Spelunking git history is always a chore.
You can make that chore easier with clear, strong messages.
Start with the verb.
Keep it short.
Fix e2e login spec
Add inactive person styling
Remove presence validation from age on Person model
Decrease TTI on dashboard by 10%
- Fixed nav jitter + Fix nav jitter
- Added CTAButton + Add CTAButton
Read 'Should I use past or present tense in git commits message' on stack overflow
Break you description into 3 logical sections:
Past (have), present (need), and future (get).
Describe what exists.
Demonstrate empathy for the code, team, and constraints that created it.
Don't shit on the past.
Describe the human need.
This is the value that customers get.
Don't jump into technical details yet.
You can probably copy/pasting this from Trello/Jira.
You can't always get what you want
Mick Jagger's right.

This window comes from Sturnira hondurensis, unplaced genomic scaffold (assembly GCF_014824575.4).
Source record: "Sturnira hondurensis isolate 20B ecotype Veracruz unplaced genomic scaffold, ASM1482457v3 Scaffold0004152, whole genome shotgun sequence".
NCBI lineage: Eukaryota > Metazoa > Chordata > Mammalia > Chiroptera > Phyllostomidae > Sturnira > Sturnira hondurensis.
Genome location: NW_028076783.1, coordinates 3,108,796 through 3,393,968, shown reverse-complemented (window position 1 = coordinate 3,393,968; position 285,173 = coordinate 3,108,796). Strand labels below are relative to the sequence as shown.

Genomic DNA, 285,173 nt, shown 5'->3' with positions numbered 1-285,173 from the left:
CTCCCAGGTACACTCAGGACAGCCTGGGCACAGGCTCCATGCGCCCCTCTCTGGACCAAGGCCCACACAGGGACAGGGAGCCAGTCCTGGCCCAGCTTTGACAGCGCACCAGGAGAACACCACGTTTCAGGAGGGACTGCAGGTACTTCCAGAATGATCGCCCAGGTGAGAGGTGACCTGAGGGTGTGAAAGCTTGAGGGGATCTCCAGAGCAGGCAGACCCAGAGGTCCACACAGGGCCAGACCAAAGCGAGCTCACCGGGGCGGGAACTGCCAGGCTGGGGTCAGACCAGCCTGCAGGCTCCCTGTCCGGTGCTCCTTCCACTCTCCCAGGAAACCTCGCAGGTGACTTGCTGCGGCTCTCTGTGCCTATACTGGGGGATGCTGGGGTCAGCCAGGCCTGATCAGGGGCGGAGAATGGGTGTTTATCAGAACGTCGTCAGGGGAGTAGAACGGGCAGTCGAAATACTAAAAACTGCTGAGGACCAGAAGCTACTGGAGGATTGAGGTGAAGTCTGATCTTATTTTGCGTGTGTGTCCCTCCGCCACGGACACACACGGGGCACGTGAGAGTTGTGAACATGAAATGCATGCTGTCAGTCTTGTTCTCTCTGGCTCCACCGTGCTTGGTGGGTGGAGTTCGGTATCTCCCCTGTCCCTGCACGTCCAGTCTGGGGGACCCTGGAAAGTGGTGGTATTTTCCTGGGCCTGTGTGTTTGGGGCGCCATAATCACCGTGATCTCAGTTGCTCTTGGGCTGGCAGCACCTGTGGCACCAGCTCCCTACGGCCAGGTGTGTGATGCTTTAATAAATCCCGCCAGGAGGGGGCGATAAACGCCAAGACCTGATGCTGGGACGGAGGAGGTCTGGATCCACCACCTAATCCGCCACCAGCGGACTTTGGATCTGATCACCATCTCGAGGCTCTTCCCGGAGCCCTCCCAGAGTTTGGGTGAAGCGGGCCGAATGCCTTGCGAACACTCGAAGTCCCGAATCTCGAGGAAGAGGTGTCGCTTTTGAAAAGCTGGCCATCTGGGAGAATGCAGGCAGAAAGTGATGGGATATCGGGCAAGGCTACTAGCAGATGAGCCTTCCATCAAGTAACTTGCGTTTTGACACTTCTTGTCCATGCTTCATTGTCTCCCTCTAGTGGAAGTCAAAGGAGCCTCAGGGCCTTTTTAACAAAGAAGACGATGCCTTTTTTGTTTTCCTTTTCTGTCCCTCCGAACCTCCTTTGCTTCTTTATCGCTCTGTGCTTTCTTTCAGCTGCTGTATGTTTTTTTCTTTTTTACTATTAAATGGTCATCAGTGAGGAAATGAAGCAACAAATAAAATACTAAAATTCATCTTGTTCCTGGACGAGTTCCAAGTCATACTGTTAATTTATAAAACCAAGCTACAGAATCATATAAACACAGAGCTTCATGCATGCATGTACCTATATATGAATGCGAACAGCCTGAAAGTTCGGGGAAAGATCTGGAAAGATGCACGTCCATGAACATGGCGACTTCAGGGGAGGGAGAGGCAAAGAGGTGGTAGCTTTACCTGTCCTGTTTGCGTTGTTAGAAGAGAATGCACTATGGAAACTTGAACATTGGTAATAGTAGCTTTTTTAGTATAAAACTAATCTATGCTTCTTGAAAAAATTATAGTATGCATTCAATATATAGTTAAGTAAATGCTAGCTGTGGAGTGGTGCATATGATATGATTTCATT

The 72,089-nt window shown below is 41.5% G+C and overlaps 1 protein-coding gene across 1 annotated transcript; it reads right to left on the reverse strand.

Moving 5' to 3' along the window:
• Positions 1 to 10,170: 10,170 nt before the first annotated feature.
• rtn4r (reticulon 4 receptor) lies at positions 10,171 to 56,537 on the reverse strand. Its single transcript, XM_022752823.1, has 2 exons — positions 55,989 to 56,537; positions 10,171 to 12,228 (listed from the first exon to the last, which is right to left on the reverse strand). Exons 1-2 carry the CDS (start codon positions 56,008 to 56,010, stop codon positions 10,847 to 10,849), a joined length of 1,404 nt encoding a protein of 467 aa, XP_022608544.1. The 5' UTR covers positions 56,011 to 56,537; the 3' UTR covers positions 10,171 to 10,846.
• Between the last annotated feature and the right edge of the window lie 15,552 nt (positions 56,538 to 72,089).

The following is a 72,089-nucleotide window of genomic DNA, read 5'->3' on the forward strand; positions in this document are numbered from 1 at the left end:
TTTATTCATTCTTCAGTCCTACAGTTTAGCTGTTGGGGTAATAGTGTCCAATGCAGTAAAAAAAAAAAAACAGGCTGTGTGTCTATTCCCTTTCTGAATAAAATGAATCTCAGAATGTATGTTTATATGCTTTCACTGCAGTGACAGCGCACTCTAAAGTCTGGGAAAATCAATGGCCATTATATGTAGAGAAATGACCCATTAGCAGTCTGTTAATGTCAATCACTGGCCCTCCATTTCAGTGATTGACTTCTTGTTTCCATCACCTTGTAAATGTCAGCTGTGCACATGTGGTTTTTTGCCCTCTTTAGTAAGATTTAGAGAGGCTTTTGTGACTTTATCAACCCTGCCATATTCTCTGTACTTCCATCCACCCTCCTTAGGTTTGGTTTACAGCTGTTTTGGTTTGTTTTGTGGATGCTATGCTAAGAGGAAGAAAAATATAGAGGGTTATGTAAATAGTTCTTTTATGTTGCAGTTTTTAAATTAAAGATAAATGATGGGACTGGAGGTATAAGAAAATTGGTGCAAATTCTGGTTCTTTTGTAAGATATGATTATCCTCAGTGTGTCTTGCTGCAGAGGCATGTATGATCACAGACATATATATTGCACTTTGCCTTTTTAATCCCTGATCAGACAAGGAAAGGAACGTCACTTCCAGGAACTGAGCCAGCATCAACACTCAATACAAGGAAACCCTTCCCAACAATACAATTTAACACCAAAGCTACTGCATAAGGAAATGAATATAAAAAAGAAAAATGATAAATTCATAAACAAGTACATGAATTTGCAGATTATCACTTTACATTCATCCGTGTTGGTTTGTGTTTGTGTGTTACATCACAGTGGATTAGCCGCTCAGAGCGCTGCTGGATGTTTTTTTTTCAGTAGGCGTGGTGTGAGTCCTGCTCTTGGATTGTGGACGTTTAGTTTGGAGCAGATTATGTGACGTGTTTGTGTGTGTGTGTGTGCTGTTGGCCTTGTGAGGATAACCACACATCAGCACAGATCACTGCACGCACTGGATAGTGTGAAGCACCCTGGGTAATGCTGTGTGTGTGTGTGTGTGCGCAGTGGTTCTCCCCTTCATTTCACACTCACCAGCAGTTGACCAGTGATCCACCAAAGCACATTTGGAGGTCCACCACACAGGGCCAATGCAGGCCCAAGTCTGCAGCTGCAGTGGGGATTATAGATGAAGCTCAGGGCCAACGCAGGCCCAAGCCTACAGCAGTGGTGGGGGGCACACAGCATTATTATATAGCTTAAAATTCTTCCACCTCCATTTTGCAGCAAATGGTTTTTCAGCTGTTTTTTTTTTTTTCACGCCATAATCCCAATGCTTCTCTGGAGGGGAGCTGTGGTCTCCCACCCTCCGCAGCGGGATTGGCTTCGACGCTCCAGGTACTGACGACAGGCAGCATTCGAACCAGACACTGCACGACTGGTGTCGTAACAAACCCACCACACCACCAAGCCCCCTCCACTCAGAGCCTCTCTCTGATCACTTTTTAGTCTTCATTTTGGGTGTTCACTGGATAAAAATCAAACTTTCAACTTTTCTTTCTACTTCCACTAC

Describe your solution in technical terms.
Admit where it falls short.
Point out areas where you don't have enough information to make a better solution.
Link supporting pages, documents, and verbal instructions that helped form your solution.
Give credit to co-workers that helped you.
This gives reviewers insight into your process and improves your credibility.
Once a review starts, useless messages like
shit... start piling in.
--fixup flag to make these commits more descriptive.
git commit --fixup a1b2c4
Github has a Confirm squash and merge option that will squash all
fixup! commits into the commits they reference.
Read Auto-squashing Git Commits on thoughtbot's blog
Remember that you're making a "pull request" — not a "pull demand".
A pull request is the start of a conversation.
Don't assume you got everything right.
Be open to feedback.
You'll probably learn something you didn't know.
Have fun 🥳
Let me know what you learn 🙌